Update added here
OK, that’s a little extreme, but over the Thanksgiving weekend, I came across some advice which essentially amounted to biologists should learn how to code. I’m not sure that’s great advice. Since I’m in the genomics bidness, that probably sounds weird, but one of the few advantages of being…not young is that you have seen multiple rounds of similar advice.
It used to be (yoostabee!) that people were told to: learn PCR and sequencing, statistics, and advanced mathematics, to which we can now add coding. There’s nothing wrong with learning to code–if you’re more than a diletantte, you would have other career options if you want or need to leave biology (but you do have to have some credentials, a semester of intro Python isn’t going to cut it). But what we’ve seen with those other supposed must-have skills is they are now either outsourced or so ‘productionized’ that you don’t really need to learn those things. Mind you, it’s always good to understand how things work–and knowing things can come in handy–but you can probably do very good biology without knowing these things.
When it comes to biologically-relevant coding, we’re already starting to see the beginnings of publicly available pipelines (e.g., Galaxy) that don’t really require much more than some very basic file manipulation and knowing how to use that system, neither of which qualify as coding (any more than being an Excel maven means you’re good at coding). My hunch, and I could be wrong, is that in five to ten years, much of what constitutes the daily work of bioinformatics will be much more standardized in the same way most researchers order a Qiagen kit for DNA extraction instead of doing it old school.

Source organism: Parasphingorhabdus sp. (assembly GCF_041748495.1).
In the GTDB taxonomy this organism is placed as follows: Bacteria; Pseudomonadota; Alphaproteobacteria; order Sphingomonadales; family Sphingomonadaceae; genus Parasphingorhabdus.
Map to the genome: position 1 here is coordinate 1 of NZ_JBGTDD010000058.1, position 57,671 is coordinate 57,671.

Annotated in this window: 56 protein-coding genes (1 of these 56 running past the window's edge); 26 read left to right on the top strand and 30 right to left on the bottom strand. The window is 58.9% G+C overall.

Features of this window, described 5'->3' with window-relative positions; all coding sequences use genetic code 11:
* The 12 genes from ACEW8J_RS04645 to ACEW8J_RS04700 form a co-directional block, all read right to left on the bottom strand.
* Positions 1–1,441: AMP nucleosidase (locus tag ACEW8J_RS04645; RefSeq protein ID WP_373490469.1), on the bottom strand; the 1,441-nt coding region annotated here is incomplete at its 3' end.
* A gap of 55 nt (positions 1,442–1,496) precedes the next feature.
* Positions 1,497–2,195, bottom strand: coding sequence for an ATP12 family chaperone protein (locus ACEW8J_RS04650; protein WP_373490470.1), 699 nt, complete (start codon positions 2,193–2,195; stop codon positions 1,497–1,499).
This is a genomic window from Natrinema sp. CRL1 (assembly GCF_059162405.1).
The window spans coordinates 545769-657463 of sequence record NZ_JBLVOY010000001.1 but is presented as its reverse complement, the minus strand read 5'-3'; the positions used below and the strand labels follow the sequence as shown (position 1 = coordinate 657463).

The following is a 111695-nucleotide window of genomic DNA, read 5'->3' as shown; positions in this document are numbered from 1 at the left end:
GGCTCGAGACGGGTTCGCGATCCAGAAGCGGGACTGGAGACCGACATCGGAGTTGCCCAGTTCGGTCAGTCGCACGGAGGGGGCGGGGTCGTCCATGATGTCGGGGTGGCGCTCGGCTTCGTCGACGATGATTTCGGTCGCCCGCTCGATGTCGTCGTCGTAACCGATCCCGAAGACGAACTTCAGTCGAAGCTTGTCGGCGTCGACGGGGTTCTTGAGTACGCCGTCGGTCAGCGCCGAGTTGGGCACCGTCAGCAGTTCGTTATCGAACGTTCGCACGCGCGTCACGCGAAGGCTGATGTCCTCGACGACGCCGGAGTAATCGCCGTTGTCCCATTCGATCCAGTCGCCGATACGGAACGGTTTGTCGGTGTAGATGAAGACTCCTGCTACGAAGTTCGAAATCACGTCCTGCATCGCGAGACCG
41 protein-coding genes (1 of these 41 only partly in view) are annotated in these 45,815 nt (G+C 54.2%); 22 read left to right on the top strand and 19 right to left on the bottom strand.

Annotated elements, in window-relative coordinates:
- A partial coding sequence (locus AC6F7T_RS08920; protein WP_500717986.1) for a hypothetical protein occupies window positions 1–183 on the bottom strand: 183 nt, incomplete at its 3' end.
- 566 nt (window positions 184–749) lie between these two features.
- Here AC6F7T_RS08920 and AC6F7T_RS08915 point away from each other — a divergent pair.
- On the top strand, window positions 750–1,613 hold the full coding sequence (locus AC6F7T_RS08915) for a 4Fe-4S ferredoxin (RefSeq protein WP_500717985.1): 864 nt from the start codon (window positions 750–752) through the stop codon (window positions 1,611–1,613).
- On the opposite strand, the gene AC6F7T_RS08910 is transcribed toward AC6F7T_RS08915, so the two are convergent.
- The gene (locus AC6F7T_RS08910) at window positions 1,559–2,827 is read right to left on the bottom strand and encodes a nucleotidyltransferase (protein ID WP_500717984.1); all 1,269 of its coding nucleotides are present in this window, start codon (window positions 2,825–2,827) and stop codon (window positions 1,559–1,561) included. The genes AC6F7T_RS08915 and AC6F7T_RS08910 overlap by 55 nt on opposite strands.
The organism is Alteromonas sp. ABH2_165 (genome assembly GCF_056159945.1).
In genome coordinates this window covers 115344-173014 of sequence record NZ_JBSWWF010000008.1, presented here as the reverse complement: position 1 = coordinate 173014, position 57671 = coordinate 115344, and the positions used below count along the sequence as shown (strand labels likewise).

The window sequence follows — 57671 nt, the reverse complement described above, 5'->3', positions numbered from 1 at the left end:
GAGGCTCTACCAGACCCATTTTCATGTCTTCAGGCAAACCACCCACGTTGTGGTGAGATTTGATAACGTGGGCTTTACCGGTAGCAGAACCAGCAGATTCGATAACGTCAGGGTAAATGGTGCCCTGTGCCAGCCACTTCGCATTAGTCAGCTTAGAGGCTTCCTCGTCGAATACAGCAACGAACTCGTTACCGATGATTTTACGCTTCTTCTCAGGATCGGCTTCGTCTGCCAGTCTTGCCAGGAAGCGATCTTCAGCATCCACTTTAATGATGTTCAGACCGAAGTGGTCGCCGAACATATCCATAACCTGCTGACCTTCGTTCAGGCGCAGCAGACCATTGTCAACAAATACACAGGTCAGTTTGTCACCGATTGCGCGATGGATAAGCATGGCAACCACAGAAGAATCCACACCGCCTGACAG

What we do need are biologists who know biology, and you can never know too much biology. Again, if you’re thinking about career backups, there’s nothing wrong with becoming an expert (or close to one) in a given skill set (e.g., statistics, coding), and it also will be a good thing as a biologist. But I don’t think coding will be the must-have skill set a few years from now (except for those who develop new tools).
Put this another way: if coding is still a really good skill for biologists to have a decade from now, then we might have done something very wrong.
We do need some people who are good at these things, but you can’t learn everything (at some point, the goal of graduate school is to graduate).